What are we to say of this doctrine of Spinoza's? It is quite certain that there would be far less friction and mutual frustration in a society of rational egoists, each of whom cared for nothing but his own intellectual development and unhesitatingly took the most effective means to secure it, than there is among men who are partly ruled by the instincts, passions, and loyalties of the pre-rational level. And I think it very likely that many of the actions which it would be reasonable for a rational egoist to perform in a society of rational egoists would not differ much externally from those which are now praised as altruistic. This we must grant to Spinoza. But there remains much to be criticised in the theory. 
(1) We must not assume that, because many types of action which are alleged to spring from non-egoistic motives would also be done by a rational egoist who understood his business, therefore these actions do in fact spring from egoistic motives. We have already seen that the Vital Impulse, even at the pre-rational level, must include factors beside the instinct of self-preservation, factors which may conflict with and sometimes overcome that instinct. So, even if Spinoza be right in holding that there is nothing new on the conative side at the rational level, and that we have here only the old Vital Impulse grown conscious of itself and of the necessary conditions of its own satisfaction, there would still be no ground to expect that egoism would be an adequate theory of deliberate action.
(2) The contention that "we cannot desire to act rightly, or to live rightly, without desiring to live" is no doubt true when the proper qualifications are made. But it then becomes trivial. For we must substitute for it the statement that I cannot desire to act rightly without desiring to live long enough to perform the right action which I am intending. Now this would be true even if the action which I judge to be right and intend to perform to-morrow is to sacrifice my life for my country in a forlorn hope or to science in a certainly lethal experiment. I should still desire to live till the charge is sounded or until the apparatus is ready and the observers are assembled. Consequently this principle cannot disprove the possibility of deliberate self-sacrifice. I think it is true that no rational being deliberately wills his own destruction as an end; but it is quite clear to me that such a being may deliberately choose an alternative which he knows at the time will involve his destruction as a necessary condition of its fulfilment.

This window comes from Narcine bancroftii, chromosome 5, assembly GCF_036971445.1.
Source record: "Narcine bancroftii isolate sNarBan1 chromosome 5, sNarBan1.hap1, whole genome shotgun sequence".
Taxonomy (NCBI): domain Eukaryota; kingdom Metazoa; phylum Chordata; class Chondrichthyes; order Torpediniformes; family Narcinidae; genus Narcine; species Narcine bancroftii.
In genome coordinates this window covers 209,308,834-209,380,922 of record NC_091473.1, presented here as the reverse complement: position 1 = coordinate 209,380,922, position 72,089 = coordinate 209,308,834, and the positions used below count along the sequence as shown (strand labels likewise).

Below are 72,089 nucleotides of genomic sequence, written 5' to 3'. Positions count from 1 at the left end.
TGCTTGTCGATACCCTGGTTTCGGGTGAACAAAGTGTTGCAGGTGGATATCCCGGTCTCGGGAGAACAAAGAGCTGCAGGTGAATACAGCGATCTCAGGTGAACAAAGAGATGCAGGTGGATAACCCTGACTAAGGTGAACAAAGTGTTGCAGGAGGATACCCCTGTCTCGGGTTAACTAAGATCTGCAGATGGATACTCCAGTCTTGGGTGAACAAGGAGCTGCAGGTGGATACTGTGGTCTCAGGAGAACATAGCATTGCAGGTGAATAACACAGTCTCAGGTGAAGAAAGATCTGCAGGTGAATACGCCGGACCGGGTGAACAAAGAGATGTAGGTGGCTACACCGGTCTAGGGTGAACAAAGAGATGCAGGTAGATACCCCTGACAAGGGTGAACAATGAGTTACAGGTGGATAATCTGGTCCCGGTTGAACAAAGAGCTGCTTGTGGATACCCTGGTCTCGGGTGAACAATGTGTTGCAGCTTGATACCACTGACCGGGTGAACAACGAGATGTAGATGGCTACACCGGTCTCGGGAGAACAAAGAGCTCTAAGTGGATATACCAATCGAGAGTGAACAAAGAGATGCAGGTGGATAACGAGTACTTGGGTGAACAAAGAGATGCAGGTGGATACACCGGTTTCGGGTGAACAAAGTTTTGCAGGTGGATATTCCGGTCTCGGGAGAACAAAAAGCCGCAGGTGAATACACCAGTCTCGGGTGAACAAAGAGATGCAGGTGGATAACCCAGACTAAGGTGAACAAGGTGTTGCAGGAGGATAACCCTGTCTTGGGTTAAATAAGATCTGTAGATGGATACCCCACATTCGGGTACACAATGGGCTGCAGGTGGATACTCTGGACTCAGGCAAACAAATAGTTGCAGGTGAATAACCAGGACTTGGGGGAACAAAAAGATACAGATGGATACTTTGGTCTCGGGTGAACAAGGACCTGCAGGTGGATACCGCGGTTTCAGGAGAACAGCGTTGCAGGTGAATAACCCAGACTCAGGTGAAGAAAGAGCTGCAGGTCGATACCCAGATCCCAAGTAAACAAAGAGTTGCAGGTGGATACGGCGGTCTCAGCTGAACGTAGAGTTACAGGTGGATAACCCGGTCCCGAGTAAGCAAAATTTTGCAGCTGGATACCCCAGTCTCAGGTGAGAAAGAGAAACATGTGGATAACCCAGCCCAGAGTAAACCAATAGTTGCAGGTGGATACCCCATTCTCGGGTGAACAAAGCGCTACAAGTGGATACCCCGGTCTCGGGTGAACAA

(3) The distinction between competitive and noncompetitive goods is superficially striking, and it has a certain relative importance. But I believe that it is ultimately rather misleading. It is of course obvious enough that knowledge can be shared without being divided, in a sense in which property cannot; and that it is capable of being indefinitely increased. But, although knowledge itself is not a competitive good, some of the necessary conditions for acquiring and exercising intellectual powers plainly are competitive. Philosophers and scientists and artists need as much food, clothing, shelter, and warmth as anyone else. And they need considerably more leisure, and a long and expensive training. Now the supply of all these things is limited. Unless some people mainly devote themselves to producing such things, and thereby forfeit their own chance of any great intellectual or artistic development, it is certain that scientists and philosophers will not have the leisure or the training or the freedom from practical worries which are essential to their intellectual development and activity. So, to be quite frank, I do not agree that a perfectly rational man, in Spinoza's sense, would want all men to be perfectly rational. He would indeed want to co-operate with a great many such men, and, within this class, he would want the members to be as highly developed in intellect as possible. But he would recognise that the very existence of a class of disinterestedly scientific or artistic persons depends on the labours of people like bedmakers, bricklayers, miners, etc., who cannot and must not make intellectual curiosity their main motive or develop their intellects too far. No doubt these humble and dutiful lives are amply rewarded by knowing that they are the soil from which spring such fine flowers of culture as ourselves.  But the fact remains that, so long as our intellects are bound to animal organisms which have to be clothed, fed, warmed, and housed, all talk of disinterested knowledge and aesthetic appreciation or production as non-competitive goods which all men might enjoy together to the highest degree is, to put it plainly, moonshine.